Menorrhagia


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menorrhagia

[‚men·ə′rā·jē·ə]
(medicine)
Excessive bleeding during menstruation. Also known as hypermenorrhea.

Menorrhagia

 

profuse and protracted menstruation in which the menstrual cycle is preserved but the amount of blood lost during each period is greater than normal.

Menorrhagia is caused by decreased contractility of the uterine musculature. It occurs with chronic diseases of the uterus (metritis), acute inflammation of the adnexa uteri, uterine fibromyoma, and other gynecopathies. It can also result from blood diseases that reduce coagulability. Menorrhagia is treated by eliminating its primary causes.

References in periodicals archive ?
This is because the QALY for each intervention primarily was calculated by the duration of the recovery period, post-surgery, for the surgical arms of the study, and the duration of menorrhagia and resolved menorrhagia.
They assessed the effect of menorrhagia on six domains of daily life--practical difficulties, social life, psychological health, physical health, work and daily routine, and family life and relationships--using the condition-specific Menorrhagia Multi-Attribute Scale (MMAS).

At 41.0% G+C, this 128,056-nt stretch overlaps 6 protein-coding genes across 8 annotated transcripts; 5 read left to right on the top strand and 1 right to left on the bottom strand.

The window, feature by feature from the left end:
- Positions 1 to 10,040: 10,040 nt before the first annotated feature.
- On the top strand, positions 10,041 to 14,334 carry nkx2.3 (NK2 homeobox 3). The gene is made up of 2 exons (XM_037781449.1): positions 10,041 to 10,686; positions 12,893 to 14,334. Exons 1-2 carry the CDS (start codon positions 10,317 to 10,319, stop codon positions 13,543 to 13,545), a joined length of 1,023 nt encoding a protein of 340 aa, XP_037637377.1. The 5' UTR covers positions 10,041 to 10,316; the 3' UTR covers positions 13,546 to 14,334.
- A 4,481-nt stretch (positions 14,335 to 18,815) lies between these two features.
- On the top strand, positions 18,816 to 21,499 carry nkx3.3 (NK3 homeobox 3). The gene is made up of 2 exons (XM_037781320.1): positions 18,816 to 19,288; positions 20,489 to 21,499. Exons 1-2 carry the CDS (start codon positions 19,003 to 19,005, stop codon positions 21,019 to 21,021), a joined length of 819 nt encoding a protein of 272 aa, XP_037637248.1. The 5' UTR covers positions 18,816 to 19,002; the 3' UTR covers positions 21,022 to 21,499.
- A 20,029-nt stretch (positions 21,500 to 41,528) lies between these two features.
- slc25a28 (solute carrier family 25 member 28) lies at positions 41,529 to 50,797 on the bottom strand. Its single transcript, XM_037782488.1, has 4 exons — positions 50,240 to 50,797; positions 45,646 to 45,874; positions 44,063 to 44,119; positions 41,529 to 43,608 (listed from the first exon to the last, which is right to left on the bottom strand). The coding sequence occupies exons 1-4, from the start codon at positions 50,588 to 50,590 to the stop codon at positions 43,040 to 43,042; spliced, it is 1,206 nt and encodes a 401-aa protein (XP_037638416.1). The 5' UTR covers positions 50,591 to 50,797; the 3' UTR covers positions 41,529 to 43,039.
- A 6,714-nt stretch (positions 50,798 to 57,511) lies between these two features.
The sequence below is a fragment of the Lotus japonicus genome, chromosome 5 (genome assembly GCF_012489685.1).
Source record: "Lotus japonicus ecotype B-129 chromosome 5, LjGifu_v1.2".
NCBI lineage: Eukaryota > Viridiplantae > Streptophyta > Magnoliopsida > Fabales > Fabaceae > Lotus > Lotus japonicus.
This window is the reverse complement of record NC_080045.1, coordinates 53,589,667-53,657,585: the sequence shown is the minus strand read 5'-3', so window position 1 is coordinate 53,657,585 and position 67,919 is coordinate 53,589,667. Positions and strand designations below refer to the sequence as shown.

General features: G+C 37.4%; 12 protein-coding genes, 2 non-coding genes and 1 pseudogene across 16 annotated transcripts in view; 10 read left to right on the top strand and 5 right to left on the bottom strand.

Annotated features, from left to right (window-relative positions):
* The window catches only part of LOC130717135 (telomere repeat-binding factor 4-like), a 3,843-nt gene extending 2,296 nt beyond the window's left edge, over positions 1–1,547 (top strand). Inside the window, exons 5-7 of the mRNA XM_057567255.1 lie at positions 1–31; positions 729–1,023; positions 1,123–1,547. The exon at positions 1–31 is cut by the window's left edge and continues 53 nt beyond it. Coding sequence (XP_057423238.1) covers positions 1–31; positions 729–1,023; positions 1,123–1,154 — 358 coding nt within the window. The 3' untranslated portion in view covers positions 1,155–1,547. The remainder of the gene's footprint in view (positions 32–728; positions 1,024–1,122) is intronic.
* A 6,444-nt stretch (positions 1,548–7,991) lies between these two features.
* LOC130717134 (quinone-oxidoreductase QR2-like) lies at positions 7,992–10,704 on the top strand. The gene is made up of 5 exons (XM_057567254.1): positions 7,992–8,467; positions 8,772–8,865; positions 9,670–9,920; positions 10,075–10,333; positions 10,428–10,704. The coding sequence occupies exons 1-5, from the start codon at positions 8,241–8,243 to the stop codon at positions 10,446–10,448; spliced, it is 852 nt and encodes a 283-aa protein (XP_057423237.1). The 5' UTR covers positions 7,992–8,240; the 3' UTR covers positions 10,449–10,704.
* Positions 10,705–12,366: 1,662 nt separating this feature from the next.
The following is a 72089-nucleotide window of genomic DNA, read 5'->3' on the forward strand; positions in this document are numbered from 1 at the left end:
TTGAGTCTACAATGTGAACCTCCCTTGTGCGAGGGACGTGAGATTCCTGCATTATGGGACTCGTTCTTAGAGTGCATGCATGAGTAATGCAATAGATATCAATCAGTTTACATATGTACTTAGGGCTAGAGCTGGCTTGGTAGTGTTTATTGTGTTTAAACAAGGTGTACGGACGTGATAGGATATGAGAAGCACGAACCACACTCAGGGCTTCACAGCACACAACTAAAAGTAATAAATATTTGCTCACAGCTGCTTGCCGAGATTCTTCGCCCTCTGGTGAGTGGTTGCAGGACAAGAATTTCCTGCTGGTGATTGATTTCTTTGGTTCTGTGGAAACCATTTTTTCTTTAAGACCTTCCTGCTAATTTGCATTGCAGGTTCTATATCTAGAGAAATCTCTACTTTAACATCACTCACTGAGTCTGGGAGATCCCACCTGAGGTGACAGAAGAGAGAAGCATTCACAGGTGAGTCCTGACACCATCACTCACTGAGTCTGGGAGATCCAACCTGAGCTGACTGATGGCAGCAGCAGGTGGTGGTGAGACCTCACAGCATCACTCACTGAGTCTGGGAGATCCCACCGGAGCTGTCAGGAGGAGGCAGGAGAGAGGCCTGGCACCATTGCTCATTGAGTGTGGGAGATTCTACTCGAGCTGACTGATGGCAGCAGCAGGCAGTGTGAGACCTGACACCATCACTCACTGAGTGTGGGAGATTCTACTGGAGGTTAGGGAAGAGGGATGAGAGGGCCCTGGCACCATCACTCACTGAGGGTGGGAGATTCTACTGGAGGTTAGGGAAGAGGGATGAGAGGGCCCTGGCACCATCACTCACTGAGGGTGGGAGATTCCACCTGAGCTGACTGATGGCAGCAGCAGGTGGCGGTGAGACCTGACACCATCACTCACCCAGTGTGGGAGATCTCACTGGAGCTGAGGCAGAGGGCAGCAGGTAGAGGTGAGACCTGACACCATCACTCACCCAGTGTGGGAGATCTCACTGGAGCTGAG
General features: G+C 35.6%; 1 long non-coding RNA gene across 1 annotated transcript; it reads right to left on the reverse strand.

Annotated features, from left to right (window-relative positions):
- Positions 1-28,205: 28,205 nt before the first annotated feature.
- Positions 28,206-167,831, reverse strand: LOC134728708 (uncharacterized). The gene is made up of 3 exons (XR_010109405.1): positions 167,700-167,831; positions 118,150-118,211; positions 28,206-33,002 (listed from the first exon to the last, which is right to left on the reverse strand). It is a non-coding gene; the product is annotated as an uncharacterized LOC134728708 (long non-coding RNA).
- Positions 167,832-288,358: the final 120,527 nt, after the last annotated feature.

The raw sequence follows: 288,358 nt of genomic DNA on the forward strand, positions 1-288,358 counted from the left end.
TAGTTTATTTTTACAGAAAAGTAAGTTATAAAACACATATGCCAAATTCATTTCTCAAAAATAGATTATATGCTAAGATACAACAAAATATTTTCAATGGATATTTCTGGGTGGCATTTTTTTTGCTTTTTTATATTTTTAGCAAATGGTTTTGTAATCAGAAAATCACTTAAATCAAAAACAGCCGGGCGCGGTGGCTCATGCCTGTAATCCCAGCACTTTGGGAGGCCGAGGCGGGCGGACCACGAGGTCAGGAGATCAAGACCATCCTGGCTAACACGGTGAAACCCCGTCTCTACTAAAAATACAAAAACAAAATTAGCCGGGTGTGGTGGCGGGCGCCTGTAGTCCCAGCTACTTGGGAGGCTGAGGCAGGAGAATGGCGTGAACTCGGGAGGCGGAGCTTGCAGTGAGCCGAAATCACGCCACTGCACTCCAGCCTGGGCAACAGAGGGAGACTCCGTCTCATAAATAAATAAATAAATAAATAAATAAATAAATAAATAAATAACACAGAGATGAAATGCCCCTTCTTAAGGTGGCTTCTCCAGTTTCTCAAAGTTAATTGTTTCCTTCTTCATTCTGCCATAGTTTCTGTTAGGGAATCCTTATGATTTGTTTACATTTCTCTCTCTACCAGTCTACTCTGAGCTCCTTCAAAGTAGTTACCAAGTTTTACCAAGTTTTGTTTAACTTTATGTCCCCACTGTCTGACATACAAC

The new Genesys HTA System has streamlined the procedure set-up and provides my patients an effective means to address their menorrhagia," said Christopher Guyer, M.
Menorrhagia may interfere significantly with quality of life and lead to complications such as iron deficiency as well as increased rates of procedures such as hysterectomy (with potential postoperative complications in an undiagnosed bleeder).
In the UK menorrhagia affects 22 per cent of the population of otherwise healthy, pre-menopausal women aged over 35.
The RCOG published its own clinical guidelines on the treatment of menorrhagia in the late 1990s.
This in turn leads to improved management of menorrhagia.
Surgical alternatives to hysterectomy for menorrhagia involve removing or destroying the uterine lining.
Because of its invasive nature, which leads to high cost and long patient recovery periods, hysterectomy has been reserved as a last-resort treatment for conditions like menorrhagia and uterine fibroids.
Previous studies gauging the effectiveness of various treatments for menorrhagia have focused on their control of menstrual blood loss, but there is great discordance between objective measures of blood loss and women's perception of the amount they bleed.
The FDA has approved Lysteda, an oral form of tranexamic acid, for the treatment of menorrhagia.